Mentions: In examining the potential list of HIV-1 miRNA regulated genes, we selected four genes with possible links to apoptosis and cell survival for further study; ERCC1, PIASγ, GIT2 and IER3. Excision repair cross complementing-group 1 (ERCC1) is involved in the detection and base excision repair of damaged nucleotides [22]. Protein inhibitor of activated STAT Y (PIASγ) is an inhibitor of STAT1 signaling, and is capable of modulating NFκB signaling, and also functions as a transcriptional co-repressor due to E3 Sumo ligase activity [23,24]. G protein-coupled receptor interacting protein (GIT2) is involved in G-protein signaling [25]. Intermediate early response 3 (IER3) is up-regulated after cellular insult and has been shown to be required for induction of apoptosis after serum starvation and DNA damage [26-29]. We tested the ability of the TAR miRNA to down-regulate these four genes using Western blotting (Fig. 7A). 293T cells were transfected with TAR-WT, TAR-D or were mock transfected. Forty-eight hours after transfection, cell extracts were prepared, and protein expression was examined by Western blotting. While there was no change in the expression level between mock and TAR-D transfections, ERCC1, PIASγ, GIT2 and IER3 were all down-regulated in the presence of TAR-WT when normalized to actin.

Bottom Line: Specifically, the microRNA down-regulates ERCC1 and IER3, protecting the cell from apoptosis.Comparison to our cloned sequence reveals possible target sites for the TAR miRNA as well.The TAR microRNA is expressed in all stages of the viral life cycle, can be detected in latently infected cells, and represents a mechanism wherein the virus extends the life of the infected cell for the purpose of increasing viral replication.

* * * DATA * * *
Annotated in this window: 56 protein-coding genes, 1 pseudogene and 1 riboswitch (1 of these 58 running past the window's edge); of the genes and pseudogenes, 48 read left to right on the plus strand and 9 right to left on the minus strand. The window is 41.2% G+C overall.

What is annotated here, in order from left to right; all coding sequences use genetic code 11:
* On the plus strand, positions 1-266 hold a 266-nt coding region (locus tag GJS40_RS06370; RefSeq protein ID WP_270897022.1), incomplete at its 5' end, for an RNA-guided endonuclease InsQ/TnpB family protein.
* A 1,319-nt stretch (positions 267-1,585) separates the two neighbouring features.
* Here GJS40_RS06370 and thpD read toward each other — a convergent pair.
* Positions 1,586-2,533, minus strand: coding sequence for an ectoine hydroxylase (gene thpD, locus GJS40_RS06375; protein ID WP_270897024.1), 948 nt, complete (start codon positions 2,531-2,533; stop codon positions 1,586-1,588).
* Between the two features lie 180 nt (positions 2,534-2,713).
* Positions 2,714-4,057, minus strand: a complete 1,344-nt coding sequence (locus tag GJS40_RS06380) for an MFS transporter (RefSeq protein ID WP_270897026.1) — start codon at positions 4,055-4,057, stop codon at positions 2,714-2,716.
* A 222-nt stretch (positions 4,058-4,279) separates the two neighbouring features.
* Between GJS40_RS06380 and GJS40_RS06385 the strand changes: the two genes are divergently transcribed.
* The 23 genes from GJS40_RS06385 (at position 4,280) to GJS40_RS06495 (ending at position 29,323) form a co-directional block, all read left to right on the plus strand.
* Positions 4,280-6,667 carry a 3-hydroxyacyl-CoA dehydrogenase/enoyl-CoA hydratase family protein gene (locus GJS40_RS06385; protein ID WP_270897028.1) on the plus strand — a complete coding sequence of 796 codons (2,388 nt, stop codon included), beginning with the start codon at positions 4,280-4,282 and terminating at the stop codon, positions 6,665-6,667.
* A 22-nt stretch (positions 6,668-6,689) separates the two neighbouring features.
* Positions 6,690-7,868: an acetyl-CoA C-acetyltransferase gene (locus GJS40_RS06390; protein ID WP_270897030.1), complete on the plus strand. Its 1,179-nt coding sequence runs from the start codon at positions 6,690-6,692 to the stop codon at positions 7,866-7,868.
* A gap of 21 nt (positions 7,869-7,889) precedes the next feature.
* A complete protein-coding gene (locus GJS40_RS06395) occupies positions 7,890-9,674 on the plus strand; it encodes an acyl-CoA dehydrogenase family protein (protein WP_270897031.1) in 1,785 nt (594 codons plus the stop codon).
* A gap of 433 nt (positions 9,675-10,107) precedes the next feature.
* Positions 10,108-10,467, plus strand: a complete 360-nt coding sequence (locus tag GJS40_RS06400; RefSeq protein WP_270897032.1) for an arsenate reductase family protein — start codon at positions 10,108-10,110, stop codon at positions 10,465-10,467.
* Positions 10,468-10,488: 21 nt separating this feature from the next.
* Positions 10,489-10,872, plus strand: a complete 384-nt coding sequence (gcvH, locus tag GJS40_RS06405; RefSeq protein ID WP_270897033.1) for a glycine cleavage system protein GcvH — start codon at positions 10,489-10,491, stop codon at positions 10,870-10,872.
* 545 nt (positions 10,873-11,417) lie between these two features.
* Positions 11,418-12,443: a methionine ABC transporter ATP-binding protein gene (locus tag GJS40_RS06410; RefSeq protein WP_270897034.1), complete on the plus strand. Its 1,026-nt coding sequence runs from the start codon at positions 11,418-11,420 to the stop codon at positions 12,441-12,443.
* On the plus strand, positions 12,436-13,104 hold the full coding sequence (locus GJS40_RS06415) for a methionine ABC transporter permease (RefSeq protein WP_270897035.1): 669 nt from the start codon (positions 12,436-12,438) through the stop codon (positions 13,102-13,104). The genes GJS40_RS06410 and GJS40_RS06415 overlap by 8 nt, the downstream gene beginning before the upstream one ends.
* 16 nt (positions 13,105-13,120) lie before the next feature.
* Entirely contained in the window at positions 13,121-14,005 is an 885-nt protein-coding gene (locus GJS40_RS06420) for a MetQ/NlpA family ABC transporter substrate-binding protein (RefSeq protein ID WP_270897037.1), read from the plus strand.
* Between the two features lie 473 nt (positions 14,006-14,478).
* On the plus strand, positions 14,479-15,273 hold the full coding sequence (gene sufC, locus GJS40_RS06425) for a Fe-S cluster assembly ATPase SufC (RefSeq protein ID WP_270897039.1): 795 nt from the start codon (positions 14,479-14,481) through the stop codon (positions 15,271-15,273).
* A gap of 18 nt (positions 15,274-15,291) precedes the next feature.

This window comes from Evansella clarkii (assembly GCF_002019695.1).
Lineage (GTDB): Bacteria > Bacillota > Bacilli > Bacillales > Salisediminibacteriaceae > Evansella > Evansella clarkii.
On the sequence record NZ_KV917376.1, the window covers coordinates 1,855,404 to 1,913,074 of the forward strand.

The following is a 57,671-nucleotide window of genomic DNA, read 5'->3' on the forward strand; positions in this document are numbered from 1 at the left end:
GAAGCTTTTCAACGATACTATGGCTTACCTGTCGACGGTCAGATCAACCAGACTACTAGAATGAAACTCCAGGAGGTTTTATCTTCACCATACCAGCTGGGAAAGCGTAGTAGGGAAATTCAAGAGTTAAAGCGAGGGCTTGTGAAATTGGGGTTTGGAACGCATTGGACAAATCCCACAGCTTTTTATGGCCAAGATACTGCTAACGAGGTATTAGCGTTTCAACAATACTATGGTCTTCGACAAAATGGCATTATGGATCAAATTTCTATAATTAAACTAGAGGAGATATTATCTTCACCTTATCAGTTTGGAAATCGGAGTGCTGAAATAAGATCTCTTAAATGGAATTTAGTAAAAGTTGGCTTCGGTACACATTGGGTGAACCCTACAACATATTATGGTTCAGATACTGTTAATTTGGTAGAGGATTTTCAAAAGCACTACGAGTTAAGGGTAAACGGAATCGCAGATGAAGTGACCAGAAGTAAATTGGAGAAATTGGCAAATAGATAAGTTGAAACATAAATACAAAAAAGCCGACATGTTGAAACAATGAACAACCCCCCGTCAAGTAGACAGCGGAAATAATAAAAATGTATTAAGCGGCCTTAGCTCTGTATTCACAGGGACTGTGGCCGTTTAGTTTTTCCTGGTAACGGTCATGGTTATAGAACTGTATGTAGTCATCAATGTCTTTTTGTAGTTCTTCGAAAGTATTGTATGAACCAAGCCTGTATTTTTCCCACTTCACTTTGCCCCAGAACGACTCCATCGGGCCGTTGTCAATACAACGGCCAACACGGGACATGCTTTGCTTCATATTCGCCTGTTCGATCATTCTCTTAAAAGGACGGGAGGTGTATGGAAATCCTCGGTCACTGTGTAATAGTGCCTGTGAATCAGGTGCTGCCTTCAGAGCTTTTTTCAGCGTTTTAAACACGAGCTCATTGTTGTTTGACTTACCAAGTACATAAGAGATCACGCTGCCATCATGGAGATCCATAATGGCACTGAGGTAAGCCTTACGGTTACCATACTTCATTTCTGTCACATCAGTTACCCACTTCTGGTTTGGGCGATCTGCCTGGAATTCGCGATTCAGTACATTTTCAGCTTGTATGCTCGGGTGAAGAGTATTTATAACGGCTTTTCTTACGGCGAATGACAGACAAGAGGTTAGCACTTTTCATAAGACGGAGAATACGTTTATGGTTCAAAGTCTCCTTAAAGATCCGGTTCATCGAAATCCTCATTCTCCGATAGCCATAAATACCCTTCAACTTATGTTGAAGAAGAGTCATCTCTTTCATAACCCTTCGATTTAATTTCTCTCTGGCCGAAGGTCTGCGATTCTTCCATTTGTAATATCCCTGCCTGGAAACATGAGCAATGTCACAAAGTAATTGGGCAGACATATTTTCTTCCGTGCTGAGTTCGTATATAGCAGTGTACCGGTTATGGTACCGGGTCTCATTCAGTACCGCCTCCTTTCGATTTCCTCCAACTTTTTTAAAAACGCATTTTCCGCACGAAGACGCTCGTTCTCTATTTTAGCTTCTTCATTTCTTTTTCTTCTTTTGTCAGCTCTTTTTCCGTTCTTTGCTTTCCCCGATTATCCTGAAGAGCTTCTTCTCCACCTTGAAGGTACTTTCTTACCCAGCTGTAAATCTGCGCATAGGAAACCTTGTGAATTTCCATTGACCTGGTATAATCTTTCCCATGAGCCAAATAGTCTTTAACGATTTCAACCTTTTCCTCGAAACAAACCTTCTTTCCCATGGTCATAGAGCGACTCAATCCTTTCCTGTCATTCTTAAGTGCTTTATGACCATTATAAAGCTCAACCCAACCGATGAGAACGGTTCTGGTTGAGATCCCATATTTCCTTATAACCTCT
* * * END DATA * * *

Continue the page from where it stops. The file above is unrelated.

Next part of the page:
View Article: PubMed Central - HTML - PubMed

Affiliation: The Department of Microbiology, Immunology and Tropical Medicine program, The George Washington University School of Medicine, Washington, District of Columbia 20037, USA. bcmzak@gwumc.edu

ABSTRACT

Background: RNA interference is a gene regulatory mechanism that employs small RNA molecules such as microRNA. Previous work has shown that HIV-1 produces TAR viral microRNA. Here we describe the effects of the HIV-1 TAR derived microRNA on cellular gene expression.

Results: Using a variation of standard techniques we have cloned and sequenced both the 5' and 3' arms of the TAR miRNA. We show that expression of the TAR microRNA protects infected cells from apoptosis and acts by down-regulating cellular genes involved in apoptosis. Specifically, the microRNA down-regulates ERCC1 and IER3, protecting the cell from apoptosis. Comparison to our cloned sequence reveals possible target sites for the TAR miRNA as well.

Conclusion: The TAR microRNA is expressed in all stages of the viral life cycle, can be detected in latently infected cells, and represents a mechanism wherein the virus extends the life of the infected cell for the purpose of increasing viral replication.

Show MeSH
Related in: MedlinePlus